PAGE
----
While I’ve come to expect this “guilty until proven innocent” judgmentalism from non-believers, I never expected to see such hate streaming across social media from a person who claims to be in ministry for Christ. Especially surprising was the fact that the individual posting this tirade has complained to me often about being judged by others who don’t have all the facts. So why was this okay?

Brothers and sisters, we are called to “make every effort to do what leads to peace and to mutual edification” (Romans 14:19). We are citizens first of heaven, so our involvement in earthly politics needs to be run through the filter of what Christ desires from His followers. We are not called to broadcast a message of hate to the world. There’s plenty of that already. We are called to be reconcilers, not dividers.

Let’s show that we believe in grace by offering it to others, whoever they may be.

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~ Written by Cassie Rayl

“I’m so sorry for the misunderstanding,” the mechanic said, laughing nervously. “Keep the receipt until your account agrees with the actual price of your alternator and you’ve been refunded. Again, I’m sorry.”

I chuckled silently as I mentally reminded myself I would have made the same mistake had I been in his shoes.

“It’s okay, Sir. We trust you.” I smiled warmly, trying to put the gentle man at ease. But instead of bringing peace, I obviously confused him.

“Trust? Trust me? Why would you trust me? You don’t even know me!” He exclaimed in shock.

“I don’t need to trust you,” I said gently. “I trust a God who happens to be bigger than you. Knowing Him makes this perfectly fine.”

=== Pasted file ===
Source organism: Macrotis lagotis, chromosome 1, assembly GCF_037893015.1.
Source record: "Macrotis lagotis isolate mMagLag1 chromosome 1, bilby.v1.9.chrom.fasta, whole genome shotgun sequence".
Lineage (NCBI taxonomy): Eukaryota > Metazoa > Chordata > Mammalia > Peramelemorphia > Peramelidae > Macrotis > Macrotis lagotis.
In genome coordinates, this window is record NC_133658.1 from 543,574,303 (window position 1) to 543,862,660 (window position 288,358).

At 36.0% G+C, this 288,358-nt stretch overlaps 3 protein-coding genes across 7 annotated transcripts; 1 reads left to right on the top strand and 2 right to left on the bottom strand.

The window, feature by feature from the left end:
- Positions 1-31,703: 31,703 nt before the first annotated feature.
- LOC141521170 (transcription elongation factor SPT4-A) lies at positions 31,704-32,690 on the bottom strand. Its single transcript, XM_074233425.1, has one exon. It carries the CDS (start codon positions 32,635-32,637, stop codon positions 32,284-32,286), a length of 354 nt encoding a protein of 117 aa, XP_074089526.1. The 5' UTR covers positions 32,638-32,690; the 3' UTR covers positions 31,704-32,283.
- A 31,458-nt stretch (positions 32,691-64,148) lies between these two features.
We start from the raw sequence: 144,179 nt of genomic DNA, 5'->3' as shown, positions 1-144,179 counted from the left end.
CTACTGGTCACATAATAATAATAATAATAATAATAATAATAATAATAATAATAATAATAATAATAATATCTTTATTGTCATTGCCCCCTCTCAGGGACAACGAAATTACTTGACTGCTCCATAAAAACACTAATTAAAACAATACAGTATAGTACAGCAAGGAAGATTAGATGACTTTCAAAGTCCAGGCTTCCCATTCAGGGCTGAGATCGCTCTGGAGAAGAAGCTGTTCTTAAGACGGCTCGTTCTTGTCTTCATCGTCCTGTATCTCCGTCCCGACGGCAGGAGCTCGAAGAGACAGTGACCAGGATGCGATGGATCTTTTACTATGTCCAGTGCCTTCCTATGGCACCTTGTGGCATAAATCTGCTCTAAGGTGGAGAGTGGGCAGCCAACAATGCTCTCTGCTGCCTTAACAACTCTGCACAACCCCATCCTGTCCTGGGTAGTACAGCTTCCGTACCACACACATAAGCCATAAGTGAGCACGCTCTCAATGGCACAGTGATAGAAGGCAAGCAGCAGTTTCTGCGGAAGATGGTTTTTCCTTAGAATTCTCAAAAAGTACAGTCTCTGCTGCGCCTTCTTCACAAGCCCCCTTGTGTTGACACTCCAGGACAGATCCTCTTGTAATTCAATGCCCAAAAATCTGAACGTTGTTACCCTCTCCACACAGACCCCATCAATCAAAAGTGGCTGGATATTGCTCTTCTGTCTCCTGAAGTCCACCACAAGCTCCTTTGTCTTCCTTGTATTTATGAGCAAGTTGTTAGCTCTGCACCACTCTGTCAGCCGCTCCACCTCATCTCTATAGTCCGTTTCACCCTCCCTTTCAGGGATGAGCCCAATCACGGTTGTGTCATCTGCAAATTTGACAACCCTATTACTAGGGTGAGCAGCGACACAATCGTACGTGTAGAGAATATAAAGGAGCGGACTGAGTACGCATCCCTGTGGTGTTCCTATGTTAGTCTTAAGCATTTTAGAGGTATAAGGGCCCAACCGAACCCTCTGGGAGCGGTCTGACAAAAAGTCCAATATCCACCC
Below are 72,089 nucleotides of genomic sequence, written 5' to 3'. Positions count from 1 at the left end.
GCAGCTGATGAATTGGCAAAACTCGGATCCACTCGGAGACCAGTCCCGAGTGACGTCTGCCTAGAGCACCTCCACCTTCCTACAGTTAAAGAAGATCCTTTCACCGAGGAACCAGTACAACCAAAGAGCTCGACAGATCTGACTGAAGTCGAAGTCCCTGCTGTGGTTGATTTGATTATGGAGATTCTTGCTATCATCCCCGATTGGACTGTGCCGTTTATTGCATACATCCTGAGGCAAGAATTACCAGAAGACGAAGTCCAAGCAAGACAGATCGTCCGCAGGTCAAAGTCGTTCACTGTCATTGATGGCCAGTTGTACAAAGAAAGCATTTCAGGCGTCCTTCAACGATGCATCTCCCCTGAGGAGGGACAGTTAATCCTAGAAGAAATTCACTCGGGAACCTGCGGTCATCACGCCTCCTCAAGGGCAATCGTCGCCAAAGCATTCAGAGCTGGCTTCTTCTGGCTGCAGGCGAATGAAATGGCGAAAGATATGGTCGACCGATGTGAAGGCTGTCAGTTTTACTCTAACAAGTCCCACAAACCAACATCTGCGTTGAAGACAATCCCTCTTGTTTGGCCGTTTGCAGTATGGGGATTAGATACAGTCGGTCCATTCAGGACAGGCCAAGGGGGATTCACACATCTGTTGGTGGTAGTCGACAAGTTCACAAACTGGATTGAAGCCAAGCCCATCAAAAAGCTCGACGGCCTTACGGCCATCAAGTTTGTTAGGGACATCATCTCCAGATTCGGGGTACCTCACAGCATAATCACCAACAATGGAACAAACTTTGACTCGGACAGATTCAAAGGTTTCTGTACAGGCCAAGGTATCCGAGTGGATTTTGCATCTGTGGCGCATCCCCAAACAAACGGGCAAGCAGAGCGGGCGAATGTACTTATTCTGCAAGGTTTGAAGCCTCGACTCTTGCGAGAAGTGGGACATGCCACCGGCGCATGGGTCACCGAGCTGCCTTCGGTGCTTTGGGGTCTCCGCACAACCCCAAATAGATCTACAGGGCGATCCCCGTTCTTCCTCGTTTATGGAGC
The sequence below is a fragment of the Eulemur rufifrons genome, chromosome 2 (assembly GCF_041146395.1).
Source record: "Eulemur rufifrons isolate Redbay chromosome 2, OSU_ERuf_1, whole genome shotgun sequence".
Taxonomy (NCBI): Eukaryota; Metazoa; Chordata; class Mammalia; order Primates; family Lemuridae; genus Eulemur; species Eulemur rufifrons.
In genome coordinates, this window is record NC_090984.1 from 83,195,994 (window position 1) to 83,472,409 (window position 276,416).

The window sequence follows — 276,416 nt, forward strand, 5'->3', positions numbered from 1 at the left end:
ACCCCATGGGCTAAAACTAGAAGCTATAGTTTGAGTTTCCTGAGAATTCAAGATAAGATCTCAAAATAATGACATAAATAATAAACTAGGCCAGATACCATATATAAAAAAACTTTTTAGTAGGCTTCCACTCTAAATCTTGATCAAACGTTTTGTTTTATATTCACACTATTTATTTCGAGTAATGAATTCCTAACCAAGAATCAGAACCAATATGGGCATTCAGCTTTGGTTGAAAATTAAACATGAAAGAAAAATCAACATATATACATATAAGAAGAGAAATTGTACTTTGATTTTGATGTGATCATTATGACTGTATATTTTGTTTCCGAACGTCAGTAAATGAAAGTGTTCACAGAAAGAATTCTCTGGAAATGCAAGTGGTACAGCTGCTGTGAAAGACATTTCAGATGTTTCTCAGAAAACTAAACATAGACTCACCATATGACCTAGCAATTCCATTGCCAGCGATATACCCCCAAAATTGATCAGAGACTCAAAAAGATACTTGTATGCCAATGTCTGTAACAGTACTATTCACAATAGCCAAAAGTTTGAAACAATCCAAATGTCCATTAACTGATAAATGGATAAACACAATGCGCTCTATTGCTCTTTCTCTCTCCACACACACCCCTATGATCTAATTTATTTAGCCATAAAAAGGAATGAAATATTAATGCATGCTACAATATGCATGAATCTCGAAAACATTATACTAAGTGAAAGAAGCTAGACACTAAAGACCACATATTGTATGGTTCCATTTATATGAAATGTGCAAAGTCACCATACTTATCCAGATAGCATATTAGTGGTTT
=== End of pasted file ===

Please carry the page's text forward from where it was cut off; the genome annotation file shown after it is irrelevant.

He smiled and nodded in response, with a certain gleam in his eye. I recognized that look all too well. He wanted to call me foolish, naïve, stupid, awkward or all of the above. But he knew he couldn’t verbalize such insults.

The reality is, when it comes to proclaiming Jesus, I’ve come to accept that the world thinks less of me. What they consider an insult is actually a small reminder to my soul that Christ really has changed me and made me like Himself.

So, Christian, when was the last time those around you called you a fool for Christ? Did it make you smile? It certainly makes Jesus smile.

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~ Written by Viki Rife

My first real experience with the game of ping-pong was on a ship. There was a ping-pong table on a lower side deck. The deck was actually a long, narrow corridor with a railing separating it from the waves. The ping pong table was popular, so a ten-year-old like myself didn’t have much chance of getting a turn.

Then the ship hit a storm as we approached Rio de Janeiro. The storm was so intense that it delayed the ship’s arrival by two days. Virtually all the passengers and a good number of the crew took to their cabins, seasick. For some reason I felt fine, so a friend and I headed straight for the ping-pong deck.

You guessed it. Learning to land that ball on the table when the ship is tossing in a storm is not really the way to learn to play well. We never could predict where the table would be or at what angle. Ping-pong balls don’t handle well in high winds and high waves, either. To make a long story short, I concluded that I didn’t want ping-pong in my life.

I feel a similar frustration when I try to balance the messages that keep pinging into my life. I missed an important e-mail because it somehow went to my bulk mail. My husband sends a text asking me to pick him up at the car shop and the message doesn’t reach my phone for 52 minutes. I’m awakened at 1 a.m. by an urgent amber alert from a state 1,500 miles away, where I visited last week. A telemarketer calls from three time zones away just as I’m finally asleep.